Summa summarum: if you feel genuinely tired during the day, it means you have too much sleep debt and the only way to increase alertness is to sleep more. (Unless you have a specific sleep disorder, which needs to be fixed first.)

Comment by laakeus on Kicking Akrasia: Now or Never · 2011-01-02T17:29:32.335Z · LW · GW

Use Self Control to block all my entertainment internet sites during "working hours" (I'll leave early mornings and/or late nights free.)

I find that the best indication of being productive is that I don't need any external blocking mechanisms.

On the other hand, when I'm in slumber, no amount of self-restriction makes any difference. It only makes my overall feeling worse.

Comment by laakeus on Working hurts less than procrastinating, we fear the twinge of starting · 2011-01-02T16:27:25.862Z · LW · GW

There are different types of conflicts some of which can be treated with this type of thinking. If procrastinating doesn't feel worse than working, then your mental conflict is of different type. (I personally can relate to what EY is talking about.)

The bigger problem is that, depending on the type of conflict that causes the procrastination, the brain is very resistant against these types of insights. The insight works for a short while and sooner than you realize (or to be more exact, don't realize), your brain finds a way to side-step this trick.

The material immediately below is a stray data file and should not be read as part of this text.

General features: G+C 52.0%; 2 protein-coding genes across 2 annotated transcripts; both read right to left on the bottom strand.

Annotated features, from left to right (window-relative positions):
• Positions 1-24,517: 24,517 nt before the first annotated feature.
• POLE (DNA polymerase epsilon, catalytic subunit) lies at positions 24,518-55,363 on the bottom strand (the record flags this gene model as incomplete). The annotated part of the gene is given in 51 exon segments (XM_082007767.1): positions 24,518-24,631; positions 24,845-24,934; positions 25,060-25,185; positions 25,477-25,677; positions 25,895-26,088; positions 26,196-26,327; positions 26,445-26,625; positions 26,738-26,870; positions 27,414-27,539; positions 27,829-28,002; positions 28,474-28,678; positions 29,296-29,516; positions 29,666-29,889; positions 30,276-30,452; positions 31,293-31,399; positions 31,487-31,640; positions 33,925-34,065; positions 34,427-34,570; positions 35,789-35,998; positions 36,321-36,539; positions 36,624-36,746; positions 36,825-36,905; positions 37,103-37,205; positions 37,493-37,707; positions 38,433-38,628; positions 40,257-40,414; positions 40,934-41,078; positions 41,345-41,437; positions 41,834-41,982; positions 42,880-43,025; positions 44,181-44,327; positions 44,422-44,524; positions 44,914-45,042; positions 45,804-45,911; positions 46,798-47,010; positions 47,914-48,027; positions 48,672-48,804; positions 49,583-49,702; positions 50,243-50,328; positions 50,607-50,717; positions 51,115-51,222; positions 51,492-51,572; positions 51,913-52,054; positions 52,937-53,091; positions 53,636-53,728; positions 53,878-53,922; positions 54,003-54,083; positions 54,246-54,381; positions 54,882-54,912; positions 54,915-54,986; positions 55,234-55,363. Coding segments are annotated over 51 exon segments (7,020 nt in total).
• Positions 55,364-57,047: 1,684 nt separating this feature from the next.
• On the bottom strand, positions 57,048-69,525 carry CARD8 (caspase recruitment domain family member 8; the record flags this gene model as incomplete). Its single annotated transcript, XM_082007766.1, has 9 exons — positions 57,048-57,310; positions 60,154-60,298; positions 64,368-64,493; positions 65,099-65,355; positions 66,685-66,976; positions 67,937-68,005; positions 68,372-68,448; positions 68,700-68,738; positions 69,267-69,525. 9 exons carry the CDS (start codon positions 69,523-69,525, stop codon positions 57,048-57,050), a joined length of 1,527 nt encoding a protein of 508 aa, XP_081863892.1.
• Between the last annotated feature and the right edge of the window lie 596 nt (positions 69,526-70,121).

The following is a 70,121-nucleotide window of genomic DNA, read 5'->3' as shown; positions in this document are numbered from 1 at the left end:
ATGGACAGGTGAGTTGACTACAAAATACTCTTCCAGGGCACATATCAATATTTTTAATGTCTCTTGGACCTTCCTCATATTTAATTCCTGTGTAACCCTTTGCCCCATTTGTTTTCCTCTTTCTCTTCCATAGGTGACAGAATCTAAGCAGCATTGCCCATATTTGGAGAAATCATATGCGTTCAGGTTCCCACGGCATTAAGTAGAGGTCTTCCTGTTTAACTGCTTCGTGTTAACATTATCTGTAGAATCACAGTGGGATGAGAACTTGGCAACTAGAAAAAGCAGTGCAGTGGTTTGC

Comment by laakeus on Should I believe what the SIAI claims? · 2010-12-31T07:05:03.042Z · LW · GW

I'm particularly perplexed by the claim that war would be solved by higher intelligence. Many wars are due to ideological priorities. I don't see how you can expect necessarily (or even with high probability) that ideologues will be less inclined to go to war if they are smarter.

Violence has been declining on (pretty much) every timescale: Steven Pinker: Myth of Violence. I think one could argue that this is because of greater collective intelligence of human race.

Comment by laakeus on Improving The Akrasia Hypothesis · 2010-12-29T06:51:32.958Z · LW · GW

I like this way of putting it.

It maybe more useful in practice too, but like Rodolfo Llinás hypothesizes: all we can do, as humans, is to activate motor neurons. So thinking is fundamentally just internalized movement.